The Connection Between Anxiety and Addiction
Anxiety is a common mental health disorder that can seriously impact an individual’s ability to function in everyday life. To help themselves cope, people with an anxiety disorder often use drugs and alcohol — a dynamic that can quickly lead to addiction and a dual diagnosis.
In fact, nearly 30% of Americans with a serious mental illness have a substance use disorder. And while this statistic applies to a broad group of mental health disorders, the trend remains the same when we focus on anxiety. For instance, according to the National Institute on Drug Abuse, individuals with a drug use disorder were nearly 30% more likely to have an anxiety disorder.
Understanding that there’s a strong connection between anxiety and addiction is the first step in escaping the vicious cycle these co-occurring conditions can create. The more educated you are about the linkages, the likelier you are to pursue a recovery plan that ends in success.
Anxiety is a common mental health disorder, characterized by strong and consistent feelings of worry or fear that occur during everyday situations, that affects roughly 40 million American adults, according to the Anxiety and Depression Association of America.
Anxiety is a diverse mental health condition and can be caused by any number of stressful life experiences that have occurred recently or in the past. Some common triggers of anxiety include:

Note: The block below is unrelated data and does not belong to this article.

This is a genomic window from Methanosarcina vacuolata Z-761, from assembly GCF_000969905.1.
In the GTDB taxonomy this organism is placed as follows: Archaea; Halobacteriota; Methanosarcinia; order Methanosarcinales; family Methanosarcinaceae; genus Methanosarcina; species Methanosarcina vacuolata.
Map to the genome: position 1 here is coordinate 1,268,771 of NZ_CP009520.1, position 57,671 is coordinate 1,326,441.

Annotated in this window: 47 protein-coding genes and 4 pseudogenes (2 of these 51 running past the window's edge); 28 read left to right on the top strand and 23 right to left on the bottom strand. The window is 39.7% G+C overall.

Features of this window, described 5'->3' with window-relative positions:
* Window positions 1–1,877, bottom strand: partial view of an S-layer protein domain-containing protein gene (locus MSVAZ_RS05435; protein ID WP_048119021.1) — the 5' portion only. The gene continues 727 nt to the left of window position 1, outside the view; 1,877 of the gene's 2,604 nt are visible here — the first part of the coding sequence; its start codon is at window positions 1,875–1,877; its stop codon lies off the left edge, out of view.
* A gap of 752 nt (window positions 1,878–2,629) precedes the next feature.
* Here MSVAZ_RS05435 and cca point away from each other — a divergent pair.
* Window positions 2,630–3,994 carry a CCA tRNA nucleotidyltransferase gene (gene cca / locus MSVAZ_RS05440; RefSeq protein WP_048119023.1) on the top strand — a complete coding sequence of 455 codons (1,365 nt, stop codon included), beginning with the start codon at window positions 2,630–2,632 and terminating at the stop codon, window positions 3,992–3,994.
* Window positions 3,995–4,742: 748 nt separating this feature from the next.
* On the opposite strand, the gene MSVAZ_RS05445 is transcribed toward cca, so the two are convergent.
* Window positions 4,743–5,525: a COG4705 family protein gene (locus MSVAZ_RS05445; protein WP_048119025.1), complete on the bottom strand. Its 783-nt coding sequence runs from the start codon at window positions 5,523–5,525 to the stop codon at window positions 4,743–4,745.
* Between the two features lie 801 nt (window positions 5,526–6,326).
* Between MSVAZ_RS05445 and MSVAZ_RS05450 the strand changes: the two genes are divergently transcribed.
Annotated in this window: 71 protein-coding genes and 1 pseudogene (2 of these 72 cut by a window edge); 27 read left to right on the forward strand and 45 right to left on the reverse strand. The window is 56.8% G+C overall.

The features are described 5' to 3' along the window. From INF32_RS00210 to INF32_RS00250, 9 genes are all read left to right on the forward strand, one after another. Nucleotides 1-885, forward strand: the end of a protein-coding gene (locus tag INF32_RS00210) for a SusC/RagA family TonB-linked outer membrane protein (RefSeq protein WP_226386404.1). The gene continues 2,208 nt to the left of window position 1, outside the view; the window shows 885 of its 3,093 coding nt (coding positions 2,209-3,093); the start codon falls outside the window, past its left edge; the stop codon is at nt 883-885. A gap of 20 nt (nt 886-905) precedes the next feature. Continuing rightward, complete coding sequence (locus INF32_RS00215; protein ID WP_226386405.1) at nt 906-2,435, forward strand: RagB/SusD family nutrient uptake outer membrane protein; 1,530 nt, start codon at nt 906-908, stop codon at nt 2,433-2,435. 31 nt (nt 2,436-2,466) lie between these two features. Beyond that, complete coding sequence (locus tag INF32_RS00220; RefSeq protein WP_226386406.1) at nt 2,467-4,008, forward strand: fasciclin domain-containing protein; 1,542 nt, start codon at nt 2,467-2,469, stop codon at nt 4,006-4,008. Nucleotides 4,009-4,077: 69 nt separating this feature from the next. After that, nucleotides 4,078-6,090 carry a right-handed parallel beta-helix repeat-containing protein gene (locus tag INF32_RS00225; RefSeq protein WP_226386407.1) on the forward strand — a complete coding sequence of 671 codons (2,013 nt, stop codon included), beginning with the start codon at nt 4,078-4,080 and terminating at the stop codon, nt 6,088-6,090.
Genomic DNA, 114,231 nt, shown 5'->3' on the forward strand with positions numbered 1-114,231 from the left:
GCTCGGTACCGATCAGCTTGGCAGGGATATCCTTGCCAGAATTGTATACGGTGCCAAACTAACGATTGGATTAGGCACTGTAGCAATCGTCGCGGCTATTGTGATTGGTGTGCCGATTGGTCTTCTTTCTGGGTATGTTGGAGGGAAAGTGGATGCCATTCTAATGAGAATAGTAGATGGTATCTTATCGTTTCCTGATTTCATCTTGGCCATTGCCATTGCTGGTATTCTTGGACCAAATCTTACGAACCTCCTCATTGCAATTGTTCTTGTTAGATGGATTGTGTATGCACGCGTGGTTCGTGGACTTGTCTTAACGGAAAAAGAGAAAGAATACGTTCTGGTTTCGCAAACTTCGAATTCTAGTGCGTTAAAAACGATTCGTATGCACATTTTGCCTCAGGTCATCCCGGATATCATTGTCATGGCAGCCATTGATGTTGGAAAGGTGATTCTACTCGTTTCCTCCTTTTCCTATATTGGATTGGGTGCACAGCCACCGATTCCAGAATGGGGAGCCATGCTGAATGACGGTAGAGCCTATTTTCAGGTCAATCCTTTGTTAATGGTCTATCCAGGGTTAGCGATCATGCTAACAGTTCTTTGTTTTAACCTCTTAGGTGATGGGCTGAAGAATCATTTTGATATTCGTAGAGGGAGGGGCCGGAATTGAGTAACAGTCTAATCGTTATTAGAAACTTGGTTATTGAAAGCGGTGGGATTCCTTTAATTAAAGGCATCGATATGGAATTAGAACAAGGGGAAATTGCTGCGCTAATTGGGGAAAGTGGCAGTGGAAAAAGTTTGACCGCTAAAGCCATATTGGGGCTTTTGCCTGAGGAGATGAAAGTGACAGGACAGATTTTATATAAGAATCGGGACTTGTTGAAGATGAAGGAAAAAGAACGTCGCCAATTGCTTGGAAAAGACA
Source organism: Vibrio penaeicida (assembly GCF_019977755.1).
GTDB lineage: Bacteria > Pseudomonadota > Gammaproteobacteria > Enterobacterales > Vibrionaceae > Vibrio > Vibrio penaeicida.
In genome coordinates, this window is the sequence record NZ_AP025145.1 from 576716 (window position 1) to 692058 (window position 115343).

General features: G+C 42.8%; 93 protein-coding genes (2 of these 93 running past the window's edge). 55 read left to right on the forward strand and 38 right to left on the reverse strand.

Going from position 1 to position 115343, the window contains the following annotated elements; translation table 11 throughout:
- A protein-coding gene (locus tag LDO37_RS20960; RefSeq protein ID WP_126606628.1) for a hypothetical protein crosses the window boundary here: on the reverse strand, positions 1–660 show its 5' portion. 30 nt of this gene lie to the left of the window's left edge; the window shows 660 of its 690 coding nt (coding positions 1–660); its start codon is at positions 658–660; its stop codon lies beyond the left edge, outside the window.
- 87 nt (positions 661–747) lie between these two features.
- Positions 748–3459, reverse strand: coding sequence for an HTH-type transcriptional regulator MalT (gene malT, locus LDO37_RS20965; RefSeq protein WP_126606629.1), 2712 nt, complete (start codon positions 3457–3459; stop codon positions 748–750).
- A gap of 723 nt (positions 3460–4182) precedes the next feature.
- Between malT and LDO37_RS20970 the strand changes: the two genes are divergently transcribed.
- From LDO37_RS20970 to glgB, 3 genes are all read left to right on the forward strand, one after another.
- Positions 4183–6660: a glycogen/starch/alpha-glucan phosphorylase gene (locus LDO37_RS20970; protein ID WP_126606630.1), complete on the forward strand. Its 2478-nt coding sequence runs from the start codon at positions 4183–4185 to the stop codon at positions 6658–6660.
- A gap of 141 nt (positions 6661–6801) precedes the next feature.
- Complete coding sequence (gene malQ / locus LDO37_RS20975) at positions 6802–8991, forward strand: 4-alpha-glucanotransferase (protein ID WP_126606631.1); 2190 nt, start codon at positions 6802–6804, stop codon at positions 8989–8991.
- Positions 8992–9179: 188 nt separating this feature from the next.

- A change in your living arrangements.
- The death of a loved one.
- Trauma or serious emotional shock.
- Stressful events such as a car accident or a fire.
- A change in your living arrangements.
- Stress at work or a job change.
- Family and relationship issues.
- Sexual, physical, verbal, or emotional abuse.
For many people, the signs and symptoms of an anxiety condition are likewise diverse and will become apparent differently. Some of the most common symptoms include:
- Increased heart rate and heart palpitations.
- Shortness of breath.
- Dry mouth.
- Nausea, dizziness, and vomiting.
- Difficulty sleeping.
- Inability to cope with stressful events
- Fear and uneasiness.
- Difficulty sitting still or concentrating.
- Muscle tension or tension headaches.
Many individuals who suffer also describe simply not being able to turn off their thoughts; their minds are always racing from thought to thought, worrying, and uneasy about things that would not normally matter to someone. Even the smallest issue or potential hiccup can seem like a huge, insurmountable problem for a person who has anxiety.
To be diagnosed with an anxiety disorder, you’ll need to see a doctor and submit to an examination. Sometimes physical issues or conditions such as hypothyroidism can produce symptoms similar to an anxiety disorder. If you experience anxiety on a regular basis that inhibits you from going about your daily life, it’s a good idea to see a doctor and ask them about your condition.
If you are diagnosed with anxiety, you’ll typically be diagnosed with a specific anxiety disorder. These formal diagnoses are important and will influence the care and treatment programs you receive for your condition. A person can even have multiple anxiety disorders at the same time. Some common forms of anxiety disorders include:
- Generalized anxiety disorder. Generalized anxiety disorder is the term most often used for individuals who suffer from a constant and often irrational state of worry. Not only does the feeling persist for months or even years, but no matter what happens, there seems to be no resolution in sight.